There are so many reasons why you should place rugs around your house that go beyond making things look pretty, and these are especially true in the bedroom. Rugs are cosy and inviting – you can snuggle up on them in the evening or curl your toes into them first thing in the morning. They are practical too, reducing echo in the room, dampening the sound that goes through to the floor below, covering imperfections and helping to prevent slips. Consider placing two soft runners either side of the bed, or a large rug with a high pile at the end. Rugs can also be used to section off areas of the room – for example, defining a sleeping, dressing and sitting area, without the need for screens.
Throw on some cushions
Cushions sometimes get bad press as unnecessary decorative items (Ben Stiller furiously stabbing the cushions he hates so much in ‘Along Came Polly’ springs to mind). In fact, cushions aren’t just there to look pretty – they can turn your bed into a comfy place to sit and relax in the evening, while adding texture and interest to your decor. Synthetic cushion pads usually offer the best value without the risk of allergy that comes with natural fillings. Choose different colours and fabrics that complement rather than exact match your bedding and bedroom colour scheme.
Cover up the radiator
Unless you’re lucky enough to have a brand spanking new home with attractive modern radiators, your radiator is probably a bit of an eyesore. An easy fix is to buy a radiator cabinet – these come in a wide range of sizes and can be purchased as plain MDF ready for painting in whatever colour you like (usually cheapest) or MDF that has been painted white. Radiator cabinets cover up your unsightly radiator, making your room feel tidier and more organised while giving you a nice shelf to put decorative items on as well.
If you do choose the unpainted MDF cabinets, these tend to soak up any paint you put on them – so you’ll either need to use an undercoat, or apply a coat first that has about 10% water added.
Buy a new bed
Most people know that they should change their mattress every seven years, but did you know that your bed also suffers from strain that is less visible? The Sleep Council recommend that you change both your mattress and bed together, to ensure your bed is giving you the right support. Beds and mattresses should be changed if you’re getting a bad night’s sleep or waking up with aches and pains, regardless of how long ago you bought them. Invest in a high quality sturdy bed that will offer the right support for your spine and you’ll be more likely to get a good night’s sleep.
Bring the outside in
Above: If you’ve been looking for an excuse not to make the bed, this is it.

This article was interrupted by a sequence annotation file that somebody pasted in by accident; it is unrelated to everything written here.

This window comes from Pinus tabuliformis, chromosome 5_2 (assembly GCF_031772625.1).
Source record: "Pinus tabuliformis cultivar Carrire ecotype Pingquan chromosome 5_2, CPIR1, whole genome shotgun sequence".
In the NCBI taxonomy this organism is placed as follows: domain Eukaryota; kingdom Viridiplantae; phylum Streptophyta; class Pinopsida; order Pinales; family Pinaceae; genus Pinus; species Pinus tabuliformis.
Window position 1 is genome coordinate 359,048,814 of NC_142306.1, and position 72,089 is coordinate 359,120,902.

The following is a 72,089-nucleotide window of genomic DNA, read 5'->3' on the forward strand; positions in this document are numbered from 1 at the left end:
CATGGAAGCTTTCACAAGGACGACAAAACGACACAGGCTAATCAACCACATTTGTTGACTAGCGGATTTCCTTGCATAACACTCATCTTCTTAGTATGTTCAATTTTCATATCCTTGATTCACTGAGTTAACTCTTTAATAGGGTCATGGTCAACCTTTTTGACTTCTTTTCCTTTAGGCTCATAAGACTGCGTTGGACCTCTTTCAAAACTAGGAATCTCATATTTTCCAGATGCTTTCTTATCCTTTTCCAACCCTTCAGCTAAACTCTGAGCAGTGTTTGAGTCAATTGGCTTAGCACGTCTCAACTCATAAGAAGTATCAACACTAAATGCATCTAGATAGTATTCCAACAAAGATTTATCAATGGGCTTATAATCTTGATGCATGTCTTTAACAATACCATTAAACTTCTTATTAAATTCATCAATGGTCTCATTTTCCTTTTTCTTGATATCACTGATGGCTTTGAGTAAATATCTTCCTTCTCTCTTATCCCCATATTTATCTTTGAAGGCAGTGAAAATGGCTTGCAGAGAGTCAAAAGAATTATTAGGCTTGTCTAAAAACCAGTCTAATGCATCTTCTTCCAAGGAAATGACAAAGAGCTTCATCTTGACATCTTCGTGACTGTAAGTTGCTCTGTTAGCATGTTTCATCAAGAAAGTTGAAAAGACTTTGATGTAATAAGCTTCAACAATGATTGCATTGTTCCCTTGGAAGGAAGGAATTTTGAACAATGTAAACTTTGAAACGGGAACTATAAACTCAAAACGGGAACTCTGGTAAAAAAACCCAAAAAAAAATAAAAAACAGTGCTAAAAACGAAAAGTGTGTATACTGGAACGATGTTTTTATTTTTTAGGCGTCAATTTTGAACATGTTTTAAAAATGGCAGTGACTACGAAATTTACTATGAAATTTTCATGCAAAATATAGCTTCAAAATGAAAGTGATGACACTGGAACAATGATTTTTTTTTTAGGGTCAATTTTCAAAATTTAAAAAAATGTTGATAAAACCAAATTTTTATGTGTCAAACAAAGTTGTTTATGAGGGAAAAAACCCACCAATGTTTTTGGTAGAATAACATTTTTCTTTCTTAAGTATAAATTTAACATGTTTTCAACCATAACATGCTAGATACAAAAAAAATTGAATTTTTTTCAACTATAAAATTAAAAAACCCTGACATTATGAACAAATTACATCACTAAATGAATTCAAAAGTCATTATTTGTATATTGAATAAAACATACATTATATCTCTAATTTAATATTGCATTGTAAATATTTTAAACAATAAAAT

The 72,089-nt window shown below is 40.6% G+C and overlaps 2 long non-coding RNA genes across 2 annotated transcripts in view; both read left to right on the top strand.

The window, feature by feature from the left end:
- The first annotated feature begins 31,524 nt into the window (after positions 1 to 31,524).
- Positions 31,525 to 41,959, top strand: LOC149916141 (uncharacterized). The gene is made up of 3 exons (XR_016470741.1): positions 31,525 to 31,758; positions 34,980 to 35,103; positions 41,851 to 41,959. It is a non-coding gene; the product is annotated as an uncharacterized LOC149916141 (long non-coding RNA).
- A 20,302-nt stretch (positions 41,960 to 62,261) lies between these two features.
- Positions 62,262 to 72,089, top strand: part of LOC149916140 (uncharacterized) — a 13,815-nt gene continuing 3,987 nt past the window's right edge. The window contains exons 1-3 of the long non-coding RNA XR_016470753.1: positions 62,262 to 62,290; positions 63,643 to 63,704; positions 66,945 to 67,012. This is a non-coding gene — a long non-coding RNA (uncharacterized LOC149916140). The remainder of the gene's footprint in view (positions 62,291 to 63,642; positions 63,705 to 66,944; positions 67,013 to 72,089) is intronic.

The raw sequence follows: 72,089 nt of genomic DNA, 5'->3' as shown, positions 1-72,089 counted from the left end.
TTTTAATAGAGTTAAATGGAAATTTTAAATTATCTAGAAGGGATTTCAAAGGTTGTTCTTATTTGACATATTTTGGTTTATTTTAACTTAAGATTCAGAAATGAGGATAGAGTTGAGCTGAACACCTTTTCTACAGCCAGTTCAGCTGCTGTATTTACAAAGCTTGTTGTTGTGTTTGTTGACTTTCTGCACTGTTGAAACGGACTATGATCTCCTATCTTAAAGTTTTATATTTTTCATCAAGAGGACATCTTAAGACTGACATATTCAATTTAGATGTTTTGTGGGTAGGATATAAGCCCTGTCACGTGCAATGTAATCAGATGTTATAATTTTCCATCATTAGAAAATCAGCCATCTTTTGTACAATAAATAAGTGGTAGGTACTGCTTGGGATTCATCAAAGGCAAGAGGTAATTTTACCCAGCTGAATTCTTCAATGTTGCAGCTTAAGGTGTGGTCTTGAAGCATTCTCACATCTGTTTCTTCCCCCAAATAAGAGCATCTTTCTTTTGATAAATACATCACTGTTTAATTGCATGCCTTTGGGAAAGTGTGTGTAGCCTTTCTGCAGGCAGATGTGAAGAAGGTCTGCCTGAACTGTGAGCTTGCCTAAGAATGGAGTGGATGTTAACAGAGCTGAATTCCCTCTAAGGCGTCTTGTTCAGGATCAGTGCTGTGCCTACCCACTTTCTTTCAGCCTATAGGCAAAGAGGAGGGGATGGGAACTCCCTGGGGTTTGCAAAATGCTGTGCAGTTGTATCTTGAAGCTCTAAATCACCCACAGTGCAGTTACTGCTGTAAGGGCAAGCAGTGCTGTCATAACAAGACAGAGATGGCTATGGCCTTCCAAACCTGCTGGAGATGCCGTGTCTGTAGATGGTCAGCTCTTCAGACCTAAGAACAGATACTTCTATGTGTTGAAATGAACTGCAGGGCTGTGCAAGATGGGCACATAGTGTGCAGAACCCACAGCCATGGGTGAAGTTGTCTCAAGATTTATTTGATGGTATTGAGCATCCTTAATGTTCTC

Airing your bedroom costs nothing – but it’s the most important tip on this page. Every day when you wake, open the windows and pull back the bed covers to the foot of the bed. Leave your room like this for as long as possible – at least an hour if you can. Cheryl Mendelson, author of “Home Comforts: The Art and Science of Keeping House”, explains why – which makes for a rather unpleasant read and an excellent excuse for not making your bed every morning.
“While you are sleeping, you breathe about two pounds of moisture, along with breath odours and flocks of microorganisms, into the air, your pillow and your bedding. You also perspire, perhaps a cup’s worth, and exude skin oils and body smells. And you use up the room’s oxygen and replace it with exhaled carbon dioxide. When there are two or more people in the bed or the room, these effects are multiplied. All this explains why, if you sleep with closed windows, the room has a characteristic stale morning smell (although you might not perceive it until you leave for a few minutes and then return.) Unless you leave the bed covers pulled down and the windows open for an hour or two, the moisture you have left in the bed either does not evaporate or evaporates very slowly, which makes for an environment in pillows and mattress in which dust mites, molds, and other microbial life have more of an opportunity to multiply. Opening the windows lets in new air to dilute the pollutants (microbial and particulate), carry them off, and bring in fresh supplies of oxygen.”
Invest in some plants
Plants? In the bedroom? Whilst it might be the least likely place you’d expect to see a potted yukka, there’s some science behind the madness. House plants have the power to clean and improve indoor air quality, although you’ll need to choose the right plants to get the full benefits. The Snake Plant (or ‘Mother-In-Law’s Tongue’) is a popular and attractive choice for the bedroom because it converts CO2 (carbon dioxide) to O2 (oxygen) at night which is thought to be helpful for sleep. Other plants release CO2 at night which makes them less ideal.